Can Jews live in harmony with Muslims
Jews and Muslims in Islamic Countries : A very unstable coexistence
Anyone who has visited a synagogue in Morocco will know the following: If you knock on the door of the often inconspicuous buildings that blend in with the old towns, a man opens the door and for a few dirhams he shows you the complex. The story he tells is mostly the same: once Muslims, Christians and Jews lived peacefully together in Morocco. Because, it is emphasized, Islam respects the other two groups. Most Jews, however, have miraculously emigrated - to the USA, Canada, France and Israel. When asked why, the answer is a shrug, or a vague reference to the conflict between Israel and its Arab neighbors.
This narrative suppresses a lot: the reasons for the disappearance of the Jewish community from Morocco and the other Islamic countries in North Africa and the Near and Middle East, as well as the circumstances of the coexistence between Jews, Muslims (and Christians) before the beginning of the Exodus - 1948.
Exodus after the first war
The founding year of Israel - 1948 - marked the beginning of an exodus in which around 900,000 Jews left their homes, two thirds of whom sought refuge in Israel and the remaining 300,000 in other parts of the world. They fled discrimination and increasingly overt violence. Most of those who had belongings were expropriated. The number exceeds that of Arab refugees as a result of the Arabs' first war against Israel. While the fate of these people is well known and is also used in international politics as a lever against Israel, that of the Jews in the Arab diaspora is seldom heard of. That may be because Israel integrated them (sometimes more badly than right, but that's a different story), while the Arabs, later called Palestinians, have to live in refugee camps in their host countries to this day. But it is also due to the lack of interest of the public, not least in European societies.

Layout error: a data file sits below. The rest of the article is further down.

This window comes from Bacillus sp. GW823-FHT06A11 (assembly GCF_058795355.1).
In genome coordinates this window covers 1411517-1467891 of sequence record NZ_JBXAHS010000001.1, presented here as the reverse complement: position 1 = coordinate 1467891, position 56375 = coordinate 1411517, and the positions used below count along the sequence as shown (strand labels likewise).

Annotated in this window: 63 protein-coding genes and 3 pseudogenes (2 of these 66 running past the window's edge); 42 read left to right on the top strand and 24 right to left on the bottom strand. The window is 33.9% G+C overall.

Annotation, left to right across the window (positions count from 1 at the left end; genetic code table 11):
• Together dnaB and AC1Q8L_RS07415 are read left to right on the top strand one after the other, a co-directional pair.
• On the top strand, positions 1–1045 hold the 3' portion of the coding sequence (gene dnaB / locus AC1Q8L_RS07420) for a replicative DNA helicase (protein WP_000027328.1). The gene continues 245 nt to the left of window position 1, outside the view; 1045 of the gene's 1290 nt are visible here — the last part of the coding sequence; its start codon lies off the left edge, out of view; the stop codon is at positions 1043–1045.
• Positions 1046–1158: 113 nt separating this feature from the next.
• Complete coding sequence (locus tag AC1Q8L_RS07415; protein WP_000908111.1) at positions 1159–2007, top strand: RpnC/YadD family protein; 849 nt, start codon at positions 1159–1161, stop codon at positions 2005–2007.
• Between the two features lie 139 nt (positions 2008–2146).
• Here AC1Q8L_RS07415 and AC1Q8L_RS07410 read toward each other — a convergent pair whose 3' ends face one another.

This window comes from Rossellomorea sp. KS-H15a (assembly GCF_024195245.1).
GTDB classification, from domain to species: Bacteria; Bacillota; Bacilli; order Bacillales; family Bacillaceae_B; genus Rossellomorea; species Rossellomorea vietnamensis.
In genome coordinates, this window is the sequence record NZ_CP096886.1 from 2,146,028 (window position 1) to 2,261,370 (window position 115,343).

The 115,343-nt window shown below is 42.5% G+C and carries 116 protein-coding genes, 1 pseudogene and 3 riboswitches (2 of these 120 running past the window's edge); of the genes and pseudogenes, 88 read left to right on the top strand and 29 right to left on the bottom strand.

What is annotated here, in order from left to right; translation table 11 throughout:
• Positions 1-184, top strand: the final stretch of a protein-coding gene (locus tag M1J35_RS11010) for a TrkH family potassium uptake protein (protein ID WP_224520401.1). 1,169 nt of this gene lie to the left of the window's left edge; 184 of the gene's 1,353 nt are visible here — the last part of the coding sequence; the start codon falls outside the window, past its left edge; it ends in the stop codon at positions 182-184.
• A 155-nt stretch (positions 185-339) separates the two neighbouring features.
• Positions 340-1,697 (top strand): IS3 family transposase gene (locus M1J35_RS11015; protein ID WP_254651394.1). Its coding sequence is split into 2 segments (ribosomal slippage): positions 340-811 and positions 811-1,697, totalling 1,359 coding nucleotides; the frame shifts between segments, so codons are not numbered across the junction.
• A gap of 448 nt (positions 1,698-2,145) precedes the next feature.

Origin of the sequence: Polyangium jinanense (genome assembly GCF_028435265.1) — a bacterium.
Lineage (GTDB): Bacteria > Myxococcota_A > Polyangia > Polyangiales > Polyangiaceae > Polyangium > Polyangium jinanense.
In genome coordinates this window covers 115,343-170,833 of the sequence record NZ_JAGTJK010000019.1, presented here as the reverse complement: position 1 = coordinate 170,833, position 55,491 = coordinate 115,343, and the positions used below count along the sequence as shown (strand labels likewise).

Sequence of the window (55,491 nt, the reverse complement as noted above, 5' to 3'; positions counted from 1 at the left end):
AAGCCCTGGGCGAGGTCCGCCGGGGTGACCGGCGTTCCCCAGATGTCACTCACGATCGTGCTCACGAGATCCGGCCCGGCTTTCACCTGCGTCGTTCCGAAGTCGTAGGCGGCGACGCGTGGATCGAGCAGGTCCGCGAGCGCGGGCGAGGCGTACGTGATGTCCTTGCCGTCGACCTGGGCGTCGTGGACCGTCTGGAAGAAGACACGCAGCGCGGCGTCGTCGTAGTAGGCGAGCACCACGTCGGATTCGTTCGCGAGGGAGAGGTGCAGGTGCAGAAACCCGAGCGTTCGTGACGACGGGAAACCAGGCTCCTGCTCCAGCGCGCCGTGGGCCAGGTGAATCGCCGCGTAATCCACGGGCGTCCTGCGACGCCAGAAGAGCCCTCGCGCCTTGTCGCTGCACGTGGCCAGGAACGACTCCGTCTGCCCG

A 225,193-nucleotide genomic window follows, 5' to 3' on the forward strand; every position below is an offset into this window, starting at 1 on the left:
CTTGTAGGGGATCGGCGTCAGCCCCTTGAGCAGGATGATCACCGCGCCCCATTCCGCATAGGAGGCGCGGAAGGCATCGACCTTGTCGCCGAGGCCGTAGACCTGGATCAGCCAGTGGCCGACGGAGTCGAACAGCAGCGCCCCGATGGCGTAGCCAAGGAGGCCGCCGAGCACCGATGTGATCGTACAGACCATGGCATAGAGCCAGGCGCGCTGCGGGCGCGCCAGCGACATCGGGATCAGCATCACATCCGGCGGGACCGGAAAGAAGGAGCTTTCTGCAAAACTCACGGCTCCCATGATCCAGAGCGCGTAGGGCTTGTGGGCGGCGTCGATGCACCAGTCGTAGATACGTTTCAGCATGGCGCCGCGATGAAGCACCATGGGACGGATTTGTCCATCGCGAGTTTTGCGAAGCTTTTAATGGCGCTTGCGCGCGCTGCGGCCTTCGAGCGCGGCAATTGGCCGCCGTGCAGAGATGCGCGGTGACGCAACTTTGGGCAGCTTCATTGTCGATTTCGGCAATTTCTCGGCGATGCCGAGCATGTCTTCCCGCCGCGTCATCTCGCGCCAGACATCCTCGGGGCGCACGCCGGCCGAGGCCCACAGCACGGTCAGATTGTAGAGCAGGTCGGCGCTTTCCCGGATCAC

It is thanks to two small publishers that there are now two books in German that not only dispel the myths about the alleged Islamic-Jewish harmony, but also describe the tremendous exodus and the violence that triggered it. Hentrich & Hentrich, who calls itself “a publishing house for Jewish culture and contemporary history”, published a compact text by the French-Moroccan historian Georges Bensoussan. The publishing house ça ira, operated by the left-wing communist “Initiative Socialist Forum”, is responsible for the translation of the comprehensive study by the Belgian historian Nathan Weinstock.
Islam and the "scriptural religions"
The history of the Jews who lived in the Maghreb, the Levant, Turkey, Iran, Afghanistan and the Arabian Peninsula can be divided into two parts - despite all the differences that are inherent in the nature of the matter given the size of the treated area Divide sections: the premodern period and the period from around the 19th century. While the regional differences in antiquity and the Middle Ages in terms of size, position and treatment of the Jewish minorities are quite large, a process of standardization begins with the rise of modernity. At the same time, this brings about the transformation and radicalization of anti-Semitism throughout the world, which ultimately leads to the exodus.
What is commonly seen as the respect of Islam for the other religions of the scriptures is in truth a complex relationship between protection and humiliation. Which side prevailed was heavily dependent on the respective rulers. Weinstock explores the effects of “dhimmi” status chapter by chapter. Dhimmis are all those who live as non-Muslims in an Islamic country but belong to a monotheistic religion. In addition to the Jews, this also affected the various Christian denominations. Dhimmis were allowed to keep their religion but had to pay a special tax.
"Dhimmis" with the yellow star